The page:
THEY may not always be critically acclaimed, but each of these Scottish pop smashes has sold by the thousands. Chris McCall listens to the good, the bad and the ugly
BAY CITY ROLLERS - BYE, BYE, BABY
Their time at the top lasted barely two years, but Rollermania continues to such an extent that the Edinburgh band’s reunion show at the Barrowland Ballroom next month made headline news. The song that kicked off the hysteria was this 1975 cover of the Four Seasons’ classic. The Rollers made the song their own, however, by increasing its pace and adding a guitar solo for impetus. It sold more than one million copies and occupied the UK singles chart top spot for six weeks, becoming the group’s signature song in the process.
Easton was reportedly told by the late Marion Massey - who discovered Lulu - that she was unlikely to make the big time. The Bellshill-born singer promptly proved her wrong by signing a deal with EMI and scoring an American No 1 with 9 to 5 - although it was renamed Morning Train in the States to avoid confusion with the Dolly Parton song of the same name. Easton was infamously booed at a Glasgow show in 1990 after announcing “It’s good to be home” in a noticeably American accent. Her last album, Fabulous, was released in 2000.
Jim Kerr’s group were at the peak of their powers in 1985 but lacked a crossover hit that would announce them to music fans in the US. Three artists - The Fixx, Bryan Ferry and Billy Idol - had all previously turned down the chance to record this track, and Simple Minds weren’t that keen on it either. After being persuaded to give it a go by their management, the Glaswegian group reportedly spent just three hours in a London studio in which time they rehearsed, arranged and recorded the song. The end result was used in the opening and closing credits of the John Hughes film The Breakfast Club, and promptly occupied the No 1 slot in the American singles chart for three weeks. Although it climbed no higher than seven on the UK chart, it would spend more than two years in the top 75.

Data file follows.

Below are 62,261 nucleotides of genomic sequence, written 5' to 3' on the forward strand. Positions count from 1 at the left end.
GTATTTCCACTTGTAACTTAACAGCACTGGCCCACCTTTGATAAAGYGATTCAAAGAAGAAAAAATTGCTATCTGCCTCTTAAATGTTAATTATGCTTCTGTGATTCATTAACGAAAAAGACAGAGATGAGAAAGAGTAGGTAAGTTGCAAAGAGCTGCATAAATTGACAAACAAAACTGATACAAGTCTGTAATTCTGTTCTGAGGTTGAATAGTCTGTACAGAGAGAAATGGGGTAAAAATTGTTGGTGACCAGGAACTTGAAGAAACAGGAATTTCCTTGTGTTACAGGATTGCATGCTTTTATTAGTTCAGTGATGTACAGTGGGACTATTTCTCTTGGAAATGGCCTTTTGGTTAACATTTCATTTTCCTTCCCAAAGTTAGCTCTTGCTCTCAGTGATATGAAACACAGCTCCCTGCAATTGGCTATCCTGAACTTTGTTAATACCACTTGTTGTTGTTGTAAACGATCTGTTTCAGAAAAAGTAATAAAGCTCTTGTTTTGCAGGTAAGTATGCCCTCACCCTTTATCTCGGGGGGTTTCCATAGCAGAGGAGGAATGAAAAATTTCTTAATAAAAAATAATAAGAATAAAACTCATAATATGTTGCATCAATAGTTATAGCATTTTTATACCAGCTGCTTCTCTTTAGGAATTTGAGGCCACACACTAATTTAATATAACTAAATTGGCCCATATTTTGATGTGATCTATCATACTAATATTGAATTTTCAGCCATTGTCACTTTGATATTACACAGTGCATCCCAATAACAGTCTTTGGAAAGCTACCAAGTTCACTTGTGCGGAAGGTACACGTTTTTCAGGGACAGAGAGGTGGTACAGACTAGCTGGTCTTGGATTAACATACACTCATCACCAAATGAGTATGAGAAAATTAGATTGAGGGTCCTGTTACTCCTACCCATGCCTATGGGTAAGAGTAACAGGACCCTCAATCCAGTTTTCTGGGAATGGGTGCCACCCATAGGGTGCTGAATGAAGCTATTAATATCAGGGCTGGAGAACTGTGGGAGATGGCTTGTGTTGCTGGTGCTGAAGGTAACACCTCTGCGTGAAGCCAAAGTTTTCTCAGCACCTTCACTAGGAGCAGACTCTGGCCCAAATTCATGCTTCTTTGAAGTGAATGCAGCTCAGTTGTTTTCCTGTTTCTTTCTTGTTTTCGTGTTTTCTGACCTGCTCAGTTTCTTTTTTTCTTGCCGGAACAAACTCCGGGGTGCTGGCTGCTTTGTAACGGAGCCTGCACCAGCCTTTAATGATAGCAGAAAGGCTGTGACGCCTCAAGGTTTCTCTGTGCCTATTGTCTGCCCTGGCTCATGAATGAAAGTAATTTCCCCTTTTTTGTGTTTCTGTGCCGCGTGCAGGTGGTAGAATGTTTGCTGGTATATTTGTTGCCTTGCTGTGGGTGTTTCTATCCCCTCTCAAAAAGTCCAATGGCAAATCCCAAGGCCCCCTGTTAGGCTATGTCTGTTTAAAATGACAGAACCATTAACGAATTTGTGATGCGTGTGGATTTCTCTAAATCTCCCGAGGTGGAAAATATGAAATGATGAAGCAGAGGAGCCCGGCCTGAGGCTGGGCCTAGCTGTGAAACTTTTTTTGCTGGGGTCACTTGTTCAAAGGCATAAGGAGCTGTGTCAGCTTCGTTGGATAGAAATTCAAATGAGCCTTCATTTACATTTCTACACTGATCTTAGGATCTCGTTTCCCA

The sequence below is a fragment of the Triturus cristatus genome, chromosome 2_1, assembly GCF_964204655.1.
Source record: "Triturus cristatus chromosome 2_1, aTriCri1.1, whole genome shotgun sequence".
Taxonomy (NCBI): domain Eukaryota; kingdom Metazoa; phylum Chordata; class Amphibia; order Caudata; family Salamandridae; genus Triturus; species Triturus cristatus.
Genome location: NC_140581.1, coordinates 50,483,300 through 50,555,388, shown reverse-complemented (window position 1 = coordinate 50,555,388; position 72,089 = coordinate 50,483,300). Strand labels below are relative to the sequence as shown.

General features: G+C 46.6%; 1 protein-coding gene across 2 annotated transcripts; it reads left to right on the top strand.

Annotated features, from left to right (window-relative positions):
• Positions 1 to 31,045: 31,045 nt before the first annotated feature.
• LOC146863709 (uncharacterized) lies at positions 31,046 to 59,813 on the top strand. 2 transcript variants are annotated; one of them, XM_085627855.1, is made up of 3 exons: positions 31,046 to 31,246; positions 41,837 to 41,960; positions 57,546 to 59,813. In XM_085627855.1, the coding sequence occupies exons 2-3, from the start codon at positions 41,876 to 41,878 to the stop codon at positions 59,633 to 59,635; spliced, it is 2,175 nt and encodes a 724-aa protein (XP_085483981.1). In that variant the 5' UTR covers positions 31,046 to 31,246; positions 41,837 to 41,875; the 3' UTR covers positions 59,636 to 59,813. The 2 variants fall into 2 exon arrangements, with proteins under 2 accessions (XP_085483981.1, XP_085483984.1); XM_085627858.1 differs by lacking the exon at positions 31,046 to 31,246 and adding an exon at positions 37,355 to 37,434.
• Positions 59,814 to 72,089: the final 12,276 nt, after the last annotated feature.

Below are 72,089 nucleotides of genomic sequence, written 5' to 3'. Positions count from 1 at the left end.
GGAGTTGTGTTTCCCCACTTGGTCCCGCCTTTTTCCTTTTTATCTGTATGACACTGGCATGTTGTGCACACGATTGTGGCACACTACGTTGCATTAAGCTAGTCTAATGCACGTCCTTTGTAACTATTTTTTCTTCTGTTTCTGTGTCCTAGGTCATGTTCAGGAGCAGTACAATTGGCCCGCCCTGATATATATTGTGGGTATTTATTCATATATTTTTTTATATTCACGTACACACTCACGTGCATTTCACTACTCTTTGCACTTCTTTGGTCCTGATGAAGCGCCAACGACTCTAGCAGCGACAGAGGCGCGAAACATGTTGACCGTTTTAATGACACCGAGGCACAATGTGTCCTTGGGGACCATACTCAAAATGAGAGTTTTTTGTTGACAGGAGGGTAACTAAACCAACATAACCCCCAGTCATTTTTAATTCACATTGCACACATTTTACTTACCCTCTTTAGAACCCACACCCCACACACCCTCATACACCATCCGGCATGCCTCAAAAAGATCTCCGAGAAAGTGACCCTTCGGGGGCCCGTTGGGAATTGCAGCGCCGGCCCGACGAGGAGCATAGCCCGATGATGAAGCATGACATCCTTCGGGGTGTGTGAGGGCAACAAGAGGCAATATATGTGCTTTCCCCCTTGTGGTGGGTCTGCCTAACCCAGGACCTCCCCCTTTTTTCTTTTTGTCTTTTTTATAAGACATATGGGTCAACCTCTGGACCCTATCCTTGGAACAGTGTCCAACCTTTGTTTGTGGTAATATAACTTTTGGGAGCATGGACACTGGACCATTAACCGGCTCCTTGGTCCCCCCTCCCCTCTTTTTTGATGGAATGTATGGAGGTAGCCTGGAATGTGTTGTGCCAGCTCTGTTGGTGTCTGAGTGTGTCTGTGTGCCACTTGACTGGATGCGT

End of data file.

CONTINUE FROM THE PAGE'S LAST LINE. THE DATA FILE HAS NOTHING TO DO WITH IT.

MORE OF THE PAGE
Written by Reg Presley of 1960s garage rock legends The Troggs, Love Is All Around was reinvented for the 1990s by Wet Wet Wet. Everyone’s favourite soft rock group from Clydebank had already scored two No 1s with a cover of With A Little Help From My Friends and their self-penned Goodnight Girl, but this track provided a different level of success entirely. It sat at No 1 for an incredible 15 weeks in 1994 before the band voluntarily withdrew it from sale. Wets frontman Marti Pellow candidly told the Daily Record in 2004: “We did everybody’s head in the summer of 1994”. He did however add he was “very proud” of the single, commenting: “Its strength is its sheer simplicity.”
Collins’ career was at a commercial and critical low point in the early 1990s. The band in which he made his name as a master pop writer, Orange Juice, had split in 1985 and his solo career had failed to take off in the same way. But the global success of his 1994 single A Girl Like You would propel him back into the musical mainstream. Sampling Len Berry’s 1965 single 1-2-3, the song features former Sex Pistols drummer Paul Cook on vibraphone, and cracked the top 10 on both sides of the Atlantic.
Harris had long completed his transformation from shy bedroom producer to international pop superstar by the time this single was released in March 2014. It gave the songwriter from Dumfries his sixth UK No 1, and his second US top 10 slot as a lead artist. It has sold more than one million copies in the US alone. Music streaming service Spotify revealed it was played more than 160 million times by September 2014. Not everyone was a fan, however, with Time magazine branding it one of the worst songs of the year.